We are delighted to announce that Faye Lu has won the Draper travel grant for the September 1 – October 31 drawing period. This $200 award will help defray the cost of traveling to the Film and History conference in Madison, Wisconsin where she will present her paper “Creating ‘the World’ in Exile: Women Without Men by Shirin Neshat”.
Our next drawing will be on Monday, January 5th. If you will be travelling for an upcoming conference, consider applying! You can submit your application any time between now and December 31st, 2014.
The application and more information can be found here.
Many readers of this blog may remember Larissa Kyzer from when she was Draper’s Program Administrator for several years, immediately preceding Georgia Lowe and bringing a very special kind of cheer to the office.
Two years ago, Larissa moved to Iceland to study Icelandic on a Fulbright scholarship. While attending University there, Larissa picked up a writing gig at a local English-language paper, the Reykjavik Grapevine
, where she notably wrote about swimming in the icy Icelandic sea
. More recently, she’s been added as a regular correspondent on the Island Review
, “an online magazine dedicated to great writing and visual art that comes from, is inspired by, celebrates or seeks to understand the extraordinary appeal of islands, as places and as metaphors.”
Here is an exerpt from her first post:
No matter how open and adventurous you are when you move to a new country, no matter how much prior knowledge you have about the place, no matter how intentional and premeditated your arrival: integration in a new culture is a journey. And kind of a long one, at that. I’ve been here in Iceland for just over two years now and I’m starting my third year studying Icelandic as a Second Language at the university-level (that’s the whole reason I came, actually). And although it’s often been something of an uphill battle, my partner and I have been very happy here. We’ve made lives for ourselves in Reykjavík—the nation’s single urban hub, home to more than two thirds of the total population—and have had opportunities that would have been completely and utterly impossible in the crush of in New York City, where we previously lived for ten years.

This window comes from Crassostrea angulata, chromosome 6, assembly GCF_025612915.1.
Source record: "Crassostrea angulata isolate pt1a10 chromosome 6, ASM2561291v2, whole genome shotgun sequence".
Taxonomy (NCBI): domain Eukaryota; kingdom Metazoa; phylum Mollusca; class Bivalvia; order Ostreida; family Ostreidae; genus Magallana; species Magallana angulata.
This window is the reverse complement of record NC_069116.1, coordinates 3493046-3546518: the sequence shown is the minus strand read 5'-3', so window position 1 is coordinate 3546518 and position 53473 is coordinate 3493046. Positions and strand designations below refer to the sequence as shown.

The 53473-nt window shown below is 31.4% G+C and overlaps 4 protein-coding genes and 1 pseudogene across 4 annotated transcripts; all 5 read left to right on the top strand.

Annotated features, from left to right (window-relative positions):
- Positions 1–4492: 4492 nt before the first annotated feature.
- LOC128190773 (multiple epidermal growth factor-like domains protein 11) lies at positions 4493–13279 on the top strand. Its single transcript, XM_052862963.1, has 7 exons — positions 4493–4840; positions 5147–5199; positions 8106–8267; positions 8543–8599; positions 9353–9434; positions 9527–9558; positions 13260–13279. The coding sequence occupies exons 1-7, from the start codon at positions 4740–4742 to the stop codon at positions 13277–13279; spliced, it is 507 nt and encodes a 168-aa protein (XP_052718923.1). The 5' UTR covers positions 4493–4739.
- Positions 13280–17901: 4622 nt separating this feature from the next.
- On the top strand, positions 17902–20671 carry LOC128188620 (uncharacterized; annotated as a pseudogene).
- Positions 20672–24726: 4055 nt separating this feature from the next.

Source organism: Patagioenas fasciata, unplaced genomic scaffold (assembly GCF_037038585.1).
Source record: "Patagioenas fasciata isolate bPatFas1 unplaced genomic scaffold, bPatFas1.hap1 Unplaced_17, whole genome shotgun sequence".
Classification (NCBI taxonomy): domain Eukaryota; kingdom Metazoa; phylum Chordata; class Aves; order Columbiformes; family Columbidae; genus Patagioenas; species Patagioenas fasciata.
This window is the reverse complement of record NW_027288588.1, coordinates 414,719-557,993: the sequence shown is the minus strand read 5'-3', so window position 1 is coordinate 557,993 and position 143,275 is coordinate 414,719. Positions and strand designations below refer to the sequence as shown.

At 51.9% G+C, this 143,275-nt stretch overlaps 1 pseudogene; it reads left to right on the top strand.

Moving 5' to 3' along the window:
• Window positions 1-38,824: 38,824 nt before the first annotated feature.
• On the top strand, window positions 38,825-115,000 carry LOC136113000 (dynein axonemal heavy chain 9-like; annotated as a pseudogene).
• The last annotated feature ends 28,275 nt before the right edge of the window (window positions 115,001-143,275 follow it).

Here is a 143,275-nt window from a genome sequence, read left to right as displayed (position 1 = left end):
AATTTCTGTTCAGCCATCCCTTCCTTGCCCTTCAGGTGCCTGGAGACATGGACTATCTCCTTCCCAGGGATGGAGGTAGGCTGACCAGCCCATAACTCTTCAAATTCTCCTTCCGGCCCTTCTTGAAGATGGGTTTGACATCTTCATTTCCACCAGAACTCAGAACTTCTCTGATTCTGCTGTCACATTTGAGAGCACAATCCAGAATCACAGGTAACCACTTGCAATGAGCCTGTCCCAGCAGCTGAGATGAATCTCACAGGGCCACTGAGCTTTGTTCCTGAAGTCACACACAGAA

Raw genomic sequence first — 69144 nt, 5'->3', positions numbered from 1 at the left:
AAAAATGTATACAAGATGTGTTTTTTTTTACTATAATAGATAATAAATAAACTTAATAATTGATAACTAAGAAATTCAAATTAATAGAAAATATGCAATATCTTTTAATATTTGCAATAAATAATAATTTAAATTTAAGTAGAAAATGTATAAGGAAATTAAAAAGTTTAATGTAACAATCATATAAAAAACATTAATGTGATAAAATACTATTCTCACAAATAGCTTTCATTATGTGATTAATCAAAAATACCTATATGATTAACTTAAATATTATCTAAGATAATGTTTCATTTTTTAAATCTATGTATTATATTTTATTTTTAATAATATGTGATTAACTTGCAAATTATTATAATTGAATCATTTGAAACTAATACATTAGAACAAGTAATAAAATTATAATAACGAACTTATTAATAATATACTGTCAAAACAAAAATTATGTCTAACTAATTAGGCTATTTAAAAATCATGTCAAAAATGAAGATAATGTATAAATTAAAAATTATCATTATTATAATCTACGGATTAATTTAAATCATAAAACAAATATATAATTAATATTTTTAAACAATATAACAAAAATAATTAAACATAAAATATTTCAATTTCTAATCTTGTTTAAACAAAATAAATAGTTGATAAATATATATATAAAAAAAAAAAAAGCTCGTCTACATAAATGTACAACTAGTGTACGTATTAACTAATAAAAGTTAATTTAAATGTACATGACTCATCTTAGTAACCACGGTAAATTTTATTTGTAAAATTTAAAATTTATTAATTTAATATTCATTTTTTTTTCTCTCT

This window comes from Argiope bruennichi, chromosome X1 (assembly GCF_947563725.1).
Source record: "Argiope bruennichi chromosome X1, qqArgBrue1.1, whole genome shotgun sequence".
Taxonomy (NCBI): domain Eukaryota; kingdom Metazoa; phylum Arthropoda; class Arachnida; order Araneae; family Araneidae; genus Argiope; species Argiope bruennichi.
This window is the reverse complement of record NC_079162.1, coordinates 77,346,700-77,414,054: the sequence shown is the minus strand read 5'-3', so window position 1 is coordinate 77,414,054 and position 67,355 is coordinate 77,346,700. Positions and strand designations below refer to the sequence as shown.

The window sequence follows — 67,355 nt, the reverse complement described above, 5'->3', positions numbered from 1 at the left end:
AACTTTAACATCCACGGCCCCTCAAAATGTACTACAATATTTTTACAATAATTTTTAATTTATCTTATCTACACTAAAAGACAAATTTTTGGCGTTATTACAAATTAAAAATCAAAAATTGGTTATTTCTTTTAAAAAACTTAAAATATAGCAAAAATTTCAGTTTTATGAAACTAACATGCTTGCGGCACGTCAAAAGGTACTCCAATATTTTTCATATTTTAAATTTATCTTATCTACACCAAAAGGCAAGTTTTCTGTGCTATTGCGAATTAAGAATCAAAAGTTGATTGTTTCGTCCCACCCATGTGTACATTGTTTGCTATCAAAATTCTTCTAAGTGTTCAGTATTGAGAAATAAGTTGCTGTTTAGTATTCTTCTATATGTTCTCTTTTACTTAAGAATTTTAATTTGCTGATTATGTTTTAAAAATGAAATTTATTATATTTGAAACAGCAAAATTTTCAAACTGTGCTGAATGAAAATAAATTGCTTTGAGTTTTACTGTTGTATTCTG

Moreover, in my time here, I’ve picked up a fair amount of local habits. I drink squeeze boxes of kókó mjólk (chocolate milk) with frankly alarming frequency, despite the fact that when I arrived, I couldn’t stand milk and wasn’t really a fan of chocolate, either. I wear a traditional Icelandic lopapeysa sweater. I get antsy if there is no intermission during a film at the movie theater. Swimming outdoors during a snow storm doesn’t faze me (the pools are geothermally-heated, after all, and anyway, I’ve started winter sea swimming, too). And, like any born-and-bread Icelander, I now understand that umbrellas are not only futile in the country’s gale force winds, they are also symbolic of man’s inability to cope with slightly inconvenient weather patterns.
And yet, although I’ve adopted a variety of Icelandic tendencies and adapted in other, perhaps more significant, ways as well, I still experience a sense of distance and remove here in Iceland, a sense of being outside.
Read the entire post here. And if you’re interested in following more of Larissa’s adventures or enjoy reading about Americans abroad, you can follow her blog, Eth and Thorn.
Congratulations, Larissa! We love reading your work!
Attention Draper Students: